Haines on list of most expensive groceries
August 1, 2019
Haines has the fourth most expensive groceries in a list of 12 Alaskan communities, printed in “The Cost of Living” report in July’s Alaska Economic Trends, a state Department of Labor publication.
In the winter of 2018, weekly groceries cost a family of four an average of $262 in Haines, behind Sitka, with an average of $274, Cordova with $303, and Bethel with $396. Fairbanks had the most affordable groceries of any Alaskan community on the list, costing an average of $206 a week.
Anchorage-based economist Neil Fried, who wrote the “Cost of Living” report, said the biggest factor impacting the price of groceries is market size.
“If Haines had 100,000 people, your groceries would be a lot cheaper. I guarantee you. And your location wouldn’t be different,” said Fried. He said it’s a good sign that the cost of groceries in Haines is similar to Sitka, with a population almost four times larger. Fried said the price of groceries in Haines would be even greater if the community was not on the road system.
The average price of staple foods in Haines cost above the nationwide average, but stores offer low-cost brands that owners say are the most popular. Nationwide, the price of a loaf of grocery store bread costs an average of $3.40, according to the Council for Community and Economic Research. In Haines, a loaf of bread can range between $2.99 and $10.00, but the most popular breads sold at both IGA and Olerud’s supermarkets fall into the lower end of the spectrum. The most popular bread brand at Olerud’s, Orowheat, costs about $3.69. At IGA, the popular IGA and Busy Baker brands cost about $2.99.
A gallon of milk in Haines costs between two and three dollars more than the nationwide average, according to the U.S. Department of Agriculture. A gallon of 2 percent or whole milk at IGA and Olerud’s costs between $6.19 and $6.99, while the nationwide average is between $3.21 and $4.06, depending on the type of milk and season in which it is bought.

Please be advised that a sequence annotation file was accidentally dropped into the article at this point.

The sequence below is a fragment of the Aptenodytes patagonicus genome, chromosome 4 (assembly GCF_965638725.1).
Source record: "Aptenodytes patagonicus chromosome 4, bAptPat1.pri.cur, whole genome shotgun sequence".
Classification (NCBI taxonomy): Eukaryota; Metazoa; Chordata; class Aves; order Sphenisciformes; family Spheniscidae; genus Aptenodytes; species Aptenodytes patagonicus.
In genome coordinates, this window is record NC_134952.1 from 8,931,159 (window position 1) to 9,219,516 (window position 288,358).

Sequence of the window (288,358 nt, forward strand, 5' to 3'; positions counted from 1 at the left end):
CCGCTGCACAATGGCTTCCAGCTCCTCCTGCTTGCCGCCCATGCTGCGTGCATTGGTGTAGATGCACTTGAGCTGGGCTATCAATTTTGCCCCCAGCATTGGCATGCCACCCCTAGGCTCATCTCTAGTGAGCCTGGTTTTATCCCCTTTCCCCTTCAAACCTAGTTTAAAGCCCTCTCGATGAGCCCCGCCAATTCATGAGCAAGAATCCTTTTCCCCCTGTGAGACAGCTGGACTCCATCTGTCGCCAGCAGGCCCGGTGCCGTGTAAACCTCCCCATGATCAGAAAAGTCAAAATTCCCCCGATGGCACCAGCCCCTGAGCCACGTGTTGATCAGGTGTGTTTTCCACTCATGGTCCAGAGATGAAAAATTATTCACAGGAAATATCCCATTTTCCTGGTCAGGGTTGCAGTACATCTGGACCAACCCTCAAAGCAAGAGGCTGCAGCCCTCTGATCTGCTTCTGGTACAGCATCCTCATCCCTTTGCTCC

The Haines Borough Assembly discussed the steep cost of groceries at a meeting in June, when debating whether or not to introduce a seasonally adjusted sales tax rate. At the time, assembly member William Prisciandaro suggested lowering the sales tax rate for staple foods milk, eggs, bread and cheese.
“Growing up in New York, there’s a whole list of stuff that’s exempt from sales tax,” said Prisciandaro.
New York is one of 38 states in the country that offers tax exemptions or reductions on groceries according to the Tax Foundation, an independent tax policy nonprofit.
Prisciandaro said it is too late to add a lowered sales tax question to the fall 2019 ballot, but “as we go forward with all the budget cuts the governor has… I think communities have to look at ways to help their residents.”
“Without losing a ton of income, we could only consider taking that sales tax off food if we had another item that we were going to increase the amount of sales tax on,” assembly member Tom Morphet said. “If we were to change (food sales tax) abruptly, we would lose hundreds of thousands of dollars.”
How much exactly the borough receives in grocery sales tax is not public information.
Morphet said that it bothered him to tax food philosophically: “people can make a very compelling moral argument that sales tax on food takes food out of people’s mouths.” He said he was interested in the idea of reducing or exempting staple foods from sales tax. “I think that would be worth taking a look at.”
There are currently more than 30 sales tax exemptions in Haines, including for non-profits, sales outside the borough and for long-term housing rentals, said finance director Jila Stuart. There is no exemption for groceries, taxed at the boroughwide rate of 5.5 percent, she said.